Thursday, December 20, 2012

Pet rehoming revisited...

The topic of pet surrender and rehoming is a sensitive one, and emotions run high among all of us in animal welfare when we discuss this topic no matter what point of view we hold. We wrote a piece awhile back in response to a box of cats abandoned on the street at our shelter, and we described the steps we believe should have been taken by the individual relinquishing those animals. But we did not address the broader complexity surrounding relinquishment and the human-animal bond, the issue at the heart of all animal surrender. In all cases of relinquishment, a breakdown of the human-animal bond plays some part—sometimes small, sometimes large—in the decision to no longer care for a pet.

We can sometimes be quick to assume that individuals surrendering animals to shelters do so with cold hearts and little regard for the animals’ well-being. An important study in 1998 by Natalie DiGiacomo, Arnold Arluke, and Gary Patronek1 paints a more complex picture. All relinquishers interviewed in the study struggled with their decisions for some time and sought alternatives before bringing their pets to the shelter as a perceived last resort. DiGiacomo, et al.’s findings have helped those of us who face these situations daily to be more aware of the complexity of the decision to relinquish. The purpose of the research, and our reference to it, is not to justify relinquishment but to better understand the perspectives of those relinquishing animals. Much like each animal we care for is an individual and we can’t make assumptions about their personality based on appearance or assumed background, each person’s decision to surrender an animal is individual. Sure, some surrenders are done with haste and disregard for the animal(s)—likely the case for our box of kittens, for example—but we need to make the difficult and deliberate decision to live by what we preach and treat each case individually.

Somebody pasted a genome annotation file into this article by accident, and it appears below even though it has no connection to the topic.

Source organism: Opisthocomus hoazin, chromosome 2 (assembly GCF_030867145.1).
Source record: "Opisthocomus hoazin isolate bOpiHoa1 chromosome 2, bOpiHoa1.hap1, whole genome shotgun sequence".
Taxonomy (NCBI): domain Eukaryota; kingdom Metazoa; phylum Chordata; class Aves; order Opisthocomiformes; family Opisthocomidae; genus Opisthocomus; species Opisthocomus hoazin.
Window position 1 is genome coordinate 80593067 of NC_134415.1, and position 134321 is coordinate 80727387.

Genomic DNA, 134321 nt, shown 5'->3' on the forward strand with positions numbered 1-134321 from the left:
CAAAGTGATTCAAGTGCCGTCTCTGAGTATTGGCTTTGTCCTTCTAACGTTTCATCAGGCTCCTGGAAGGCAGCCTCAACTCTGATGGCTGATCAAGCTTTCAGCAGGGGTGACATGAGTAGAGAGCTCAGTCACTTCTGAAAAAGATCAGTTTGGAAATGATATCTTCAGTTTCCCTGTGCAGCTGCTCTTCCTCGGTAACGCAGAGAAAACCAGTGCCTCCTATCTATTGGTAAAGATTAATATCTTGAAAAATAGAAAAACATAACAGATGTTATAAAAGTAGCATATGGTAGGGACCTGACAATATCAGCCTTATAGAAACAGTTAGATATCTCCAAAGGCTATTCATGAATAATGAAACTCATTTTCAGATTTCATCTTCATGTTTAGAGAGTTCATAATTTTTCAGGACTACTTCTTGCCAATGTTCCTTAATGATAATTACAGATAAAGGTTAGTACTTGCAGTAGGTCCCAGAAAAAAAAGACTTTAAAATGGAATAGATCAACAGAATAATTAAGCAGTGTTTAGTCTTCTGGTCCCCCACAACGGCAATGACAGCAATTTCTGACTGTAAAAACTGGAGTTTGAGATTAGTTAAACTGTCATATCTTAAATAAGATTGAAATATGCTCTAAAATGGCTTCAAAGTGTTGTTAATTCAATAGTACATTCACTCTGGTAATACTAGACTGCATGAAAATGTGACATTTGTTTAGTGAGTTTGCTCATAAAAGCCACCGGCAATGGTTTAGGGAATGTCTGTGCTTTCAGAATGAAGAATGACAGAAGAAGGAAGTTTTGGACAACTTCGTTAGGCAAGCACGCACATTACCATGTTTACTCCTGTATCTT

With that in mind, we provide the below steps that should be taken when one feels he/she can no longer care for a pet. Again, each case is unique, and acknowledging that relinquishment is an option at all is a difficult pill for us to swallow. But we in animal welfare play a critical role in helping our community be better educated about pet care and the human-animal bond, and we at BEBHS aim to work cooperatively with members of our community and network to reduce relinquishment of all kinds.

Guidelines for Re-Homing Your Pet
  • First, think about why you need to re-home your pet. Are you moving? Is someone in your household suffering from allergies? Does your pet's behavior give you cause for concern? Really think this through, as the decision you make will have a profound impact on this member of your family that you love. 
    • If you're moving out of state, check out this website for suggestions on how to make the move with your pets in tow safe for all.
    • If you're moving locally, here's some great information from our friends at the East Bay SPCA on how to find pet-friendly housing.
    • For those of you with allergy concerns, this blog is a great resource on how to live with pet allergies.
    • And if you're concerned about your pet's behavior, try working with a trainer or attending obedience classes to improve behavior and communication between you and your pet.
Obedience training can help!